Session 4: Programming models
Discretized Streams: An Efficient and Fault-Tolerant Model for Stream Processing on Large Clusters
Matei Zaharia, Tathagata Das, Haoyuan Li, Scott Shenker, and Ion Stoica, University of California, Berkeley
Lots of people want to do stream processing (e.g. user activity stats, spam detection, road traffic estimation, network intrusion detection). Want to do this at large scale, with O(1 sec) latency. Challenges: need to supply fault-tolerance and cost efficiency. Traditional stream processing systems fail at one or the other. They often use a "one-record-a-time" model with message passing between nodes. Hard to make this fault-tolerant: either need to replicate entire nodes (wasting resources). Alternative: buffer downstream messages, and re-route them on failure, but this increases latency. Neither of these deal with stragglers (important in public cloud!). Their approach is to discretize the stream: buffer time windows of data and process it using batch jobs ("mini-MR jobs"), then produce output. This can deal with failure using the familiar replay approaches. They implement this on top of Spark, and achieve up to 2 GB/s throughput at sub-second latency (workloads: grep/wordcount). Also can recover from failures within one second. A discretized stream (D-stream) is basically a sequence of RDDs. For durability, they checkpoint periodically. The API is a LINQ-like language with transformations and operators. They also have some other benefits: atomic processing of each record gives consistency, and the ability to combine batch computations with streaming computations.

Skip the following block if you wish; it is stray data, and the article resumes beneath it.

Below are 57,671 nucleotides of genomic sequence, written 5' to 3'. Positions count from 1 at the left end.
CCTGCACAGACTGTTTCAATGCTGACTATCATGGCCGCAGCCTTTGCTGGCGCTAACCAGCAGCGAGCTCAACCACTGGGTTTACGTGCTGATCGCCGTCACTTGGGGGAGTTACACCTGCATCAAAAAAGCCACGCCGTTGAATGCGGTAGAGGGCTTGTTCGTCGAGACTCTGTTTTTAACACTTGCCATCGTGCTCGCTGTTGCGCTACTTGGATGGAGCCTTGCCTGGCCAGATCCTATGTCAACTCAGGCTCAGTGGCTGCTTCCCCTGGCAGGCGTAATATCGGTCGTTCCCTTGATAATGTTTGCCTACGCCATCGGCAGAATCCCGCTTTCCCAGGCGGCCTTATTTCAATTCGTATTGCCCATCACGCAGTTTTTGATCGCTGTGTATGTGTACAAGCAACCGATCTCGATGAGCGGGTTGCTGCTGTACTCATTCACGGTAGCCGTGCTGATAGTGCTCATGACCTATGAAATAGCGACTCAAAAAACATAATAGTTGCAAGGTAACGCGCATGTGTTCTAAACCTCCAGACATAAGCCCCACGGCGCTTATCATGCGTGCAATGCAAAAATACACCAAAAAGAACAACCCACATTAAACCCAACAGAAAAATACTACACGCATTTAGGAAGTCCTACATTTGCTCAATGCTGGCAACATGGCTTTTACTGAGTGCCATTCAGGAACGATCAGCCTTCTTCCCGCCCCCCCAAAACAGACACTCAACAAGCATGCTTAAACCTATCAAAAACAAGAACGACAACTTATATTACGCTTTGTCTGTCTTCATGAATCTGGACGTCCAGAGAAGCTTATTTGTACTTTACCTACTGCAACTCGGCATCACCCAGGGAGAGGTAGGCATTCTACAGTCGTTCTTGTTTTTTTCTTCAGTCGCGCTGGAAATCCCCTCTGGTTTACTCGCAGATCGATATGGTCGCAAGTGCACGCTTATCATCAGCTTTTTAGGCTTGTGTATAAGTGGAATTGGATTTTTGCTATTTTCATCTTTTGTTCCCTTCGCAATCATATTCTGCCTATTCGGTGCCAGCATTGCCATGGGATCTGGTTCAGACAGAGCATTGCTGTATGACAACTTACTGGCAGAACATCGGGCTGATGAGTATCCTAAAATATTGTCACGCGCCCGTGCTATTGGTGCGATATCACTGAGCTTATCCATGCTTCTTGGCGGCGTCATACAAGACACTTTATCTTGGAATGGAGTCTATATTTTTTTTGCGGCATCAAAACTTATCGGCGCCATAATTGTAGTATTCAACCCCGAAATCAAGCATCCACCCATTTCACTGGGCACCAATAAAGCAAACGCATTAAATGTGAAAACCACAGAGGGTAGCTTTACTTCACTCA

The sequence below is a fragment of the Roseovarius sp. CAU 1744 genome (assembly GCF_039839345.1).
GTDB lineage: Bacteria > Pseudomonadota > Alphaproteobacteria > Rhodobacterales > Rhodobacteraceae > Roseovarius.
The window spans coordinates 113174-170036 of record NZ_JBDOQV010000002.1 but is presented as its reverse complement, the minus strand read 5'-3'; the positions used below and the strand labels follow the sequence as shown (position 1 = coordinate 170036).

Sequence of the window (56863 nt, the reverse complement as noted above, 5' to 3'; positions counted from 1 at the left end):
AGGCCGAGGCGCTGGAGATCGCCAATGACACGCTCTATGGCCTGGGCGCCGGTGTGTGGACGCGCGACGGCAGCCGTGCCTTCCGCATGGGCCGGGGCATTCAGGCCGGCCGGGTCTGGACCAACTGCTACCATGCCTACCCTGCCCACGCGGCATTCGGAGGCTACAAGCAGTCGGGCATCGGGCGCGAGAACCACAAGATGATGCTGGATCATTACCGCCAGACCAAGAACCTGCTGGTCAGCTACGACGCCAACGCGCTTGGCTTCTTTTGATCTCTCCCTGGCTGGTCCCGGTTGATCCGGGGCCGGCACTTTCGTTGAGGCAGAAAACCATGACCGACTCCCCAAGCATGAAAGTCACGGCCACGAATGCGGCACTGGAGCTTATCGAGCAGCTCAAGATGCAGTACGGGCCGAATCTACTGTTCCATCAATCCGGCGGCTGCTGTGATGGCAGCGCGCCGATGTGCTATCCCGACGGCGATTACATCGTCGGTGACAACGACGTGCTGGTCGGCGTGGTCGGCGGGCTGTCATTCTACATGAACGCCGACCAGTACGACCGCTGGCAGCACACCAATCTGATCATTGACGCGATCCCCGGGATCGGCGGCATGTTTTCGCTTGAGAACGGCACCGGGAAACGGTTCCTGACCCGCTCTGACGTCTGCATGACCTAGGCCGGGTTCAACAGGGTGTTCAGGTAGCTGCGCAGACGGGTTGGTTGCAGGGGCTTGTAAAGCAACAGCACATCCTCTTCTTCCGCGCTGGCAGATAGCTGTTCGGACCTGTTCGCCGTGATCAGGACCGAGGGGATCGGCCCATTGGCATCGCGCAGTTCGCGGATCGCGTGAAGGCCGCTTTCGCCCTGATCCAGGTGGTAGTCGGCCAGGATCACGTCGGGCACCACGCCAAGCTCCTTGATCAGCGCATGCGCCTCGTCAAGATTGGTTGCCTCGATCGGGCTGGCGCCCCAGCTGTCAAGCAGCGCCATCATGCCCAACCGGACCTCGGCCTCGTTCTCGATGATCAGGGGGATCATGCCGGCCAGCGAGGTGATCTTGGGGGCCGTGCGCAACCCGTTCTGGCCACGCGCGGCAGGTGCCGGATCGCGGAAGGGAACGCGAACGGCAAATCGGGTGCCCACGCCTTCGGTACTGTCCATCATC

Using R for Iterative and Incremental Processing
Shivaram Venkataraman, UC Berkeley; Indrajit Roy, Alvin AuYoung, and Robert S. Schreiber, HP Labs